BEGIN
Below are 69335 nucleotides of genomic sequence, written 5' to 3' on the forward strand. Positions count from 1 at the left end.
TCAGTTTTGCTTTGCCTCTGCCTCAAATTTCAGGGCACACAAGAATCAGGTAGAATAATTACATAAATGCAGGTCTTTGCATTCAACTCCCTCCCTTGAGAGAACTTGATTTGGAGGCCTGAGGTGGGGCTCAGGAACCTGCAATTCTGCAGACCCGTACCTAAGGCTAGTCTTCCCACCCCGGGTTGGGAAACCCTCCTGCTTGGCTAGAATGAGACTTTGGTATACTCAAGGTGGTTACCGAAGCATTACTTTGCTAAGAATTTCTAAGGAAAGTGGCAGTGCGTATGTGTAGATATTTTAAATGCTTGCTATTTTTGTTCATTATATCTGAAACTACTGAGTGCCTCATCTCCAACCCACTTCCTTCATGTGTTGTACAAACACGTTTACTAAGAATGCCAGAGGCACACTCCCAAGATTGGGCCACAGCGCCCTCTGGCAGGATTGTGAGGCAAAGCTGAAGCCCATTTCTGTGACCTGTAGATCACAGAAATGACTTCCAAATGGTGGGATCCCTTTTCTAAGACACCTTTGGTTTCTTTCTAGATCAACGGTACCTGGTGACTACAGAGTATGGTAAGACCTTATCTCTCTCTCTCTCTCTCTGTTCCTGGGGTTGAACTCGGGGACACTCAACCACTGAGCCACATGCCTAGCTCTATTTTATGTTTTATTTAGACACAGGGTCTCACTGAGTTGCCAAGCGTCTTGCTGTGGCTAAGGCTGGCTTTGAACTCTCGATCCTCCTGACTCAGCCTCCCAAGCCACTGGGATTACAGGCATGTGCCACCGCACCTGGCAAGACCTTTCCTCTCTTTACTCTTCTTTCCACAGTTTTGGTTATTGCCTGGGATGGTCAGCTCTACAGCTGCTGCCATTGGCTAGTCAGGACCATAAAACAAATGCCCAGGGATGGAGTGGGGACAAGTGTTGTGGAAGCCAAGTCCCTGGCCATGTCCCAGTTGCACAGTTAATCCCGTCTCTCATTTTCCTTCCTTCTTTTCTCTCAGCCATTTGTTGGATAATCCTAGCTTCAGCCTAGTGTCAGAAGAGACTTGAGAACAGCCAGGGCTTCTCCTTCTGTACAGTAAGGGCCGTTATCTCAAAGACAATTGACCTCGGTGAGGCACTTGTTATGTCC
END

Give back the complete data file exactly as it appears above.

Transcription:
Below are 69335 nucleotides of genomic sequence, written 5' to 3' on the forward strand. Positions count from 1 at the left end.
TCAGTTTTGCTTTGCCTCTGCCTCAAATTTCAGGGCACACAAGAATCAGGTAGAATAATTACATAAATGCAGGTCTTTGCATTCAACTCCCTCCCTTGAGAGAACTTGATTTGGAGGCCTGAGGTGGGGCTCAGGAACCTGCAATTCTGCAGACCCGTACCTAAGGCTAGTCTTCCCACCCCGGGTTGGGAAACCCTCCTGCTTGGCTAGAATGAGACTTTGGTATACTCAAGGTGGTTACCGAAGCATTACTTTGCTAAGAATTTCTAAGGAAAGTGGCAGTGCGTATGTGTAGATATTTTAAATGCTTGCTATTTTTGTTCATTATATCTGAAACTACTGAGTGCCTCATCTCCAACCCACTTCCTTCATGTGTTGTACAAACACGTTTACTAAGAATGCCAGAGGCACACTCCCAAGATTGGGCCACAGCGCCCTCTGGCAGGATTGTGAGGCAAAGCTGAAGCCCATTTCTGTGACCTGTAGATCACAGAAATGACTTCCAAATGGTGGGATCCCTTTTCTAAGACACCTTTGGTTTCTTTCTAGATCAACGGTACCTGGTGACTACAGAGTATGGTAAGACCTTATCTCTCTCTCTCTCTCTCTGTTCCTGGGGTTGAACTCGGGGACACTCAACCACTGAGCCACATGCCTAGCTCTATTTTATGTTTTATTTAGACACAGGGTCTCACTGAGTTGCCAAGCGTCTTGCTGTGGCTAAGGCTGGCTTTGAACTCTCGATCCTCCTGACTCAGCCTCCCAAGCCACTGGGATTACAGGCATGTGCCACCGCACCTGGCAAGACCTTTCCTCTCTTTACTCTTCTTTCCACAGTTTTGGTTATTGCCTGGGATGGTCAGCTCTACAGCTGCTGCCATTGGCTAGTCAGGACCATAAAACAAATGCCCAGGGATGGAGTGGGGACAAGTGTTGTGGAAGCCAAGTCCCTGGCCATGTCCCAGTTGCACAGTTAATCCCGTCTCTCATTTTCCTTCCTTCTTTTCTCTCAGCCATTTGTTGGATAATCCTAGCTTCAGCCTAGTGTCAGAAGAGACTTGAGAACAGCCAGGGCTTCTCCTTCTGTACAGTAAGGGCCGTTATCTCAAAGACAATTGACCTCGGTGAGGCACTTGTTATGTCC